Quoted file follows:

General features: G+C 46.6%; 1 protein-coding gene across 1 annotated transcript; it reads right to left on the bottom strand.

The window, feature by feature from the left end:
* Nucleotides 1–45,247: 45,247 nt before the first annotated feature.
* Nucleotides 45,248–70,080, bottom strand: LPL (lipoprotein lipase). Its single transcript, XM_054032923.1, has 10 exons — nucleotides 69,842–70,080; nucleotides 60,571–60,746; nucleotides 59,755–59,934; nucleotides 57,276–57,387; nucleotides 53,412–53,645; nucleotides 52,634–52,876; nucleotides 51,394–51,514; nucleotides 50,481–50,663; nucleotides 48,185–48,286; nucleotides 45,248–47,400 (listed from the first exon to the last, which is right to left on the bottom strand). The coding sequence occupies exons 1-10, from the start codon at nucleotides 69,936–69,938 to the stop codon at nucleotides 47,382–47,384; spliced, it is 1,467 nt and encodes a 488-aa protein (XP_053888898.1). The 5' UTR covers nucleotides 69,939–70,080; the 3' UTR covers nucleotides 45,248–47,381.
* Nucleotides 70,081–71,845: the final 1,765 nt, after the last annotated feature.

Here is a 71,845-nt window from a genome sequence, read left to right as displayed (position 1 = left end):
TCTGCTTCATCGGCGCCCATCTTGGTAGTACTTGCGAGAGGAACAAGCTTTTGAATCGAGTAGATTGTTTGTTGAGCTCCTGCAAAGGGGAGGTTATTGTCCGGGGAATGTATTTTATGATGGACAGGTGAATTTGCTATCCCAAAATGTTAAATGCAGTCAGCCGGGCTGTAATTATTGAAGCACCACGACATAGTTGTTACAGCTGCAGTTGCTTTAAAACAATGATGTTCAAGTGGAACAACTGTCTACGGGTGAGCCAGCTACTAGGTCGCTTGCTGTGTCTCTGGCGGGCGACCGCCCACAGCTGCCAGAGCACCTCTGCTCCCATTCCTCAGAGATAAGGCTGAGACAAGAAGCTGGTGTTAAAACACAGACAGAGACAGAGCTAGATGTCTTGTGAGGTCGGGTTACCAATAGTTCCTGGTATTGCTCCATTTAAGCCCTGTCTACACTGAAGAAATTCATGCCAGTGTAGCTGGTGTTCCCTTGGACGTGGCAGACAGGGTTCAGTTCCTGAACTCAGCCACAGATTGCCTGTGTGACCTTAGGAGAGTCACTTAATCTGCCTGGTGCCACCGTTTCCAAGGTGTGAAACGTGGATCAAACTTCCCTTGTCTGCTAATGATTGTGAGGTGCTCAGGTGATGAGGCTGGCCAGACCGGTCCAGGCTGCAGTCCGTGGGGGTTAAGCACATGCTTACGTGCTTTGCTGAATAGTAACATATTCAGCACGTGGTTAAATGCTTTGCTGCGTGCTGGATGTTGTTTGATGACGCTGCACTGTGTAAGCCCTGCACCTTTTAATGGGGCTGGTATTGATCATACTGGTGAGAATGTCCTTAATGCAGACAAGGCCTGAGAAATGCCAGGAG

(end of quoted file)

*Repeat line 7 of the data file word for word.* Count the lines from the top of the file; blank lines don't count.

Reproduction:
TCTGCTTCATCGGCGCCCATCTTGGTAGTACTTGCGAGAGGAACAAGCTTTTGAATCGAGTAGATTGTTTGTTGAGCTCCTGCAAAGGGGAGGTTATTGTCCGGGGAATGTATTTTATGATGGACAGGTGAATTTGCTATCCCAAAATGTTAAATGCAGTCAGCCGGGCTGTAATTATTGAAGCACCACGACATAGTTGTTACAGCTGCAGTTGCTTTAAAACAATGATGTTCAAGTGGAACAACTGTCTACGGGTGAGCCAGCTACTAGGTCGCTTGCTGTGTCTCTGGCGGGCGACCGCCCACAGCTGCCAGAGCACCTCTGCTCCCATTCCTCAGAGATAAGGCTGAGACAAGAAGCTGGTGTTAAAACACAGACAGAGACAGAGCTAGATGTCTTGTGAGGTCGGGTTACCAATAGTTCCTGGTATTGCTCCATTTAAGCCCTGTCTACACTGAAGAAATTCATGCCAGTGTAGCTGGTGTTCCCTTGGACGTGGCAGACAGGGTTCAGTTCCTGAACTCAGCCACAGATTGCCTGTGTGACCTTAGGAGAGTCACTTAATCTGCCTGGTGCCACCGTTTCCAAGGTGTGAAACGTGGATCAAACTTCCCTTGTCTGCTAATGATTGTGAGGTGCTCAGGTGATGAGGCTGGCCAGACCGGTCCAGGCTGCAGTCCGTGGGGGTTAAGCACATGCTTACGTGCTTTGCTGAATAGTAACATATTCAGCACGTGGTTAAATGCTTTGCTGCGTGCTGGATGTTGTTTGATGACGCTGCACTGTGTAAGCCCTGCACCTTTTAATGGGGCTGGTATTGATCATACTGGTGAGAATGTCCTTAATGCAGACAAGGCCTGAGAAATGCCAGGAG